Florida governor candidate Rep. Charlie Crist demands DeSantis explain textbook bans


Charlie Crist demanded transparency about the Florida Department of Education's reasons for banning of math textbooks.

After the state of Florida banned 54 textbooks from the state's public schools on April 15, Rep. Charlie Crist, who is running as a Democratic candidate for governor, demanded that Republican Gov. Ron DeSantis be transparent about the reasons for banning them.

Crist said in a video posted to his Twitter account, "I have put in a formal request that he be transparent about these books that he is banning in our schools across the state of Florida. Forty-one math books that we don't know why, we don't know what the purpose was behind it. You the people have a right to know. That's why I'm making a request. The Sunshine Laws require it." 

Short of claiming that the books include "references to Critical Race Theory (CRT), inclusions of Common Core, and the unsolicited addition of Social Emotional Learning (SEL) in mathematics," the Florida Department of Education offered few specifics on why the books were banned. The Brookings Institution's definition of CRT is: "Simply put, critical race theory states that U.S. social institutions (e.g., the criminal justice system, education system, labor market, housing market, and healthcare system) are laced with racism embedded in laws, regulations, rules, and procedures that lead to differential outcomes by race." It has become, the organization says, a "new bogeyman for people unwilling to acknowledge our country's racist history and how it impacts the present."

The Collaborative for Academic, Social, and Emotional Learning describes social and emotional learning as "the process through which all young people and adults acquire and apply the knowledge, skills, and attitudes to develop healthy identities, manage emotions and achieve personal and collective goals, feel and show empathy for others, establish and maintain supportive relationships, and make responsible and caring decisions." Claire Lampen of the Cut suggested, "It seems a segment of the right fears that encouraging children toward consideration and compassion for their peers will lead to acceptance of their differences, whether in race or gender or sexuality or religion or any number of other identity-based areas of life."

Across the country, the alleged teaching of CRT and SEL has become a hot-button issue in recent years for Republicans, with people even showing up at school board meetings and shouting at and threatening members. According to a study by Brookings published in November 2021, nine states had passed legislation against what Republicans call "critical race theory," although the laws in only two mentioned the term, and Arizona's law was overturned by the state Supreme Court. According to Brookings, "The legislations mostly ban the discussion, training, and/or orientation that the U.S. is inherently racist as well as any discussions about conscious and unconscious bias, privilege, discrimination, and oppression. These parameters also extend beyond race to include gender lectures and discussions."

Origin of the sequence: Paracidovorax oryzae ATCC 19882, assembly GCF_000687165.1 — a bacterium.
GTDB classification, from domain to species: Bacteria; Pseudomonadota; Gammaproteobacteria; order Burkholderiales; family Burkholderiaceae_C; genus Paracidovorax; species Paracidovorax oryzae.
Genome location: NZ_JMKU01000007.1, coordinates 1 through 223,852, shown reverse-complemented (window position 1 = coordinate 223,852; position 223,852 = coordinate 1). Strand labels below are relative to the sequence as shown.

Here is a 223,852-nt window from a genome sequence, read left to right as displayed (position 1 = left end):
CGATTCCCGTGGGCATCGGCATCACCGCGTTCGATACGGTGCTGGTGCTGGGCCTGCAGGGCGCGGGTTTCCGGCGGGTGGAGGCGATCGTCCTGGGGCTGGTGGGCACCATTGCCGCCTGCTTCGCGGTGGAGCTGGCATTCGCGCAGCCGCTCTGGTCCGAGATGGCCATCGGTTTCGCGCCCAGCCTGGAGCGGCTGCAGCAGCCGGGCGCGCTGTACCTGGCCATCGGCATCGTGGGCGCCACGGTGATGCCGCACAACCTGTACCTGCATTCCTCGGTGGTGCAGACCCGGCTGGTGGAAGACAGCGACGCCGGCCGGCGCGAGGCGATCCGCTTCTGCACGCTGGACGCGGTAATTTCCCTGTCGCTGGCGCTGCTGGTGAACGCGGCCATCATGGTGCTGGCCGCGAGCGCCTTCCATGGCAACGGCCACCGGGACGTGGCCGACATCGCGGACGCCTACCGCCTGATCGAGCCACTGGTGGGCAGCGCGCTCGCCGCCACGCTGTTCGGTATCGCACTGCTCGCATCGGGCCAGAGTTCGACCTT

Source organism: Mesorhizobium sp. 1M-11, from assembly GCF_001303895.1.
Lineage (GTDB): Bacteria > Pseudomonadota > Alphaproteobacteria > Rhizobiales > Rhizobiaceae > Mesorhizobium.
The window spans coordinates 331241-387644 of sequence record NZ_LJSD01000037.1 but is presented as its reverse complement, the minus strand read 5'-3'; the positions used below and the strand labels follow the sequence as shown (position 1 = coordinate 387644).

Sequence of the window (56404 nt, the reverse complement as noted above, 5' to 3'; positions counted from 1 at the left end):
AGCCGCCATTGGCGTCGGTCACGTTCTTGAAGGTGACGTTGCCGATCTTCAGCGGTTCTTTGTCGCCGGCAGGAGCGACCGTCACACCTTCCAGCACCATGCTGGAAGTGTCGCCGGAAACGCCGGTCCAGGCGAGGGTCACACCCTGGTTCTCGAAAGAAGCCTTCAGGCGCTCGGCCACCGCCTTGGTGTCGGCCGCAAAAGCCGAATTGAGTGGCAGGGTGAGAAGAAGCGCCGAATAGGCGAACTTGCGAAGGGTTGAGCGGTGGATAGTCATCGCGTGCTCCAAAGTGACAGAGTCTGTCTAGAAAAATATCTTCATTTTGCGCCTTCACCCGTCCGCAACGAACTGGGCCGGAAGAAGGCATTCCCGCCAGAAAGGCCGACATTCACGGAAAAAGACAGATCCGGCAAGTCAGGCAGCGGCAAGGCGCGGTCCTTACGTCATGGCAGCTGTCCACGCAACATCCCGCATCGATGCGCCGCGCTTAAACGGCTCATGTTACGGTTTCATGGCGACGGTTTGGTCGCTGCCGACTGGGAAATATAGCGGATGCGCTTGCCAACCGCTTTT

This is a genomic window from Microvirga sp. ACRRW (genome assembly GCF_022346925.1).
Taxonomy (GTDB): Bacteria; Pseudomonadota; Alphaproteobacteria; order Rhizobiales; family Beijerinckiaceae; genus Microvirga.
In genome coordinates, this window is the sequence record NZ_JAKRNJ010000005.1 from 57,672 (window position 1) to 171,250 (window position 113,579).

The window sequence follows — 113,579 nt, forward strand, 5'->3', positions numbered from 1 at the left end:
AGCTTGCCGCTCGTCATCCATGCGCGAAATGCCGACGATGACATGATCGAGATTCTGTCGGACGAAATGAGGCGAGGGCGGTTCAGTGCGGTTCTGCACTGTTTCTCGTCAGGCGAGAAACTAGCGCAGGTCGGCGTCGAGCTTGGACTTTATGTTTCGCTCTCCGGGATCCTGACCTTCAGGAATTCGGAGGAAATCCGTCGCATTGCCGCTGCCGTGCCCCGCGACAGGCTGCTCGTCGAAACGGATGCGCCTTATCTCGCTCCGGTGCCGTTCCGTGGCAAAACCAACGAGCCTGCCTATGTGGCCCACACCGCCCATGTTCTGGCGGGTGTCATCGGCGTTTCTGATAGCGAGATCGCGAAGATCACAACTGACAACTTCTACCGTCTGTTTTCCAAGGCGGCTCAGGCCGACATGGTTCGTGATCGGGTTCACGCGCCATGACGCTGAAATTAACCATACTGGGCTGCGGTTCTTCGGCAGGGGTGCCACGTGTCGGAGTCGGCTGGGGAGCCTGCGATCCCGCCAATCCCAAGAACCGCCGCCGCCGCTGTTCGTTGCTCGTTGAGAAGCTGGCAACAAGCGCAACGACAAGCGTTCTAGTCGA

A further 20 states have introduced or plan to introduce similar legislation. A PEN America report called "Educational Gag Orders," published in 2021, examined states' laws on CRT and concluded, "Their adoption demonstrates a disregard for academic freedom, liberal education, and the values of free speech and open inquiry that are enshrined in the First Amendment and that anchor a democratic society." 

In March, DeSantis signed H.B. 1467, a bill that gives parents increased say in the selection of books available in schools. DeSantis singled out two books that he considered inappropriate and mischaracterized their content during the signing ceremony: "Gender Queer: A Memoir," by Maia Kobabe and "Lawn Boy" by Jonathon Evinson, which deal with young people's gender and sexual identity issues.

DeSantis signed House Bill 1557, called "Parental Rights in Education" and dubbed "Don't Say Gay" by opponents, passed in the Florida House in the same month. That law says, "Classroom instruction by school personnel or third parties on sexual orientation or gender identity may not occur in kindergarten through grade 3 or in a manner that is not age-appropriate or developmentally appropriate for students in accordance with state standards."

Other states are seeing similar anti-LGBTQ legislation in schools, and teachers unions have begun to push back. Randi Weingarten, president of the American Federation of Teachers, told the American Independent Foundation in an email, "It's important to remember these bans are not about helping kids but are targeted, calculated political attacks against the very institution of public education." 

In a comment for the American Independent Foundation, the school district of Manatee County, Florida, said that it "adheres to the curriculum and instructional standards set forth by the Florida Department of Education and Florida Statutes. All curriculum and instructional materials are approved by the Florida Department of Education. As such, the district will adhere to and abide by any new legislation passed into law by the state legislature and Gov. Ron DeSantis as it relates to education in the state of Florida."

The governor's office did not respond to a request for comment.

Crist and Florida Agriculture Commissioner Nikki Fried are the Democratic front-runners in the gubernatorial primary race. The primary will take place on Aug. 23.

In 2018 DeSantis won the governorship by just 0.4%, the closest election in the state's history.

Published with permission of The American Independent Foundation.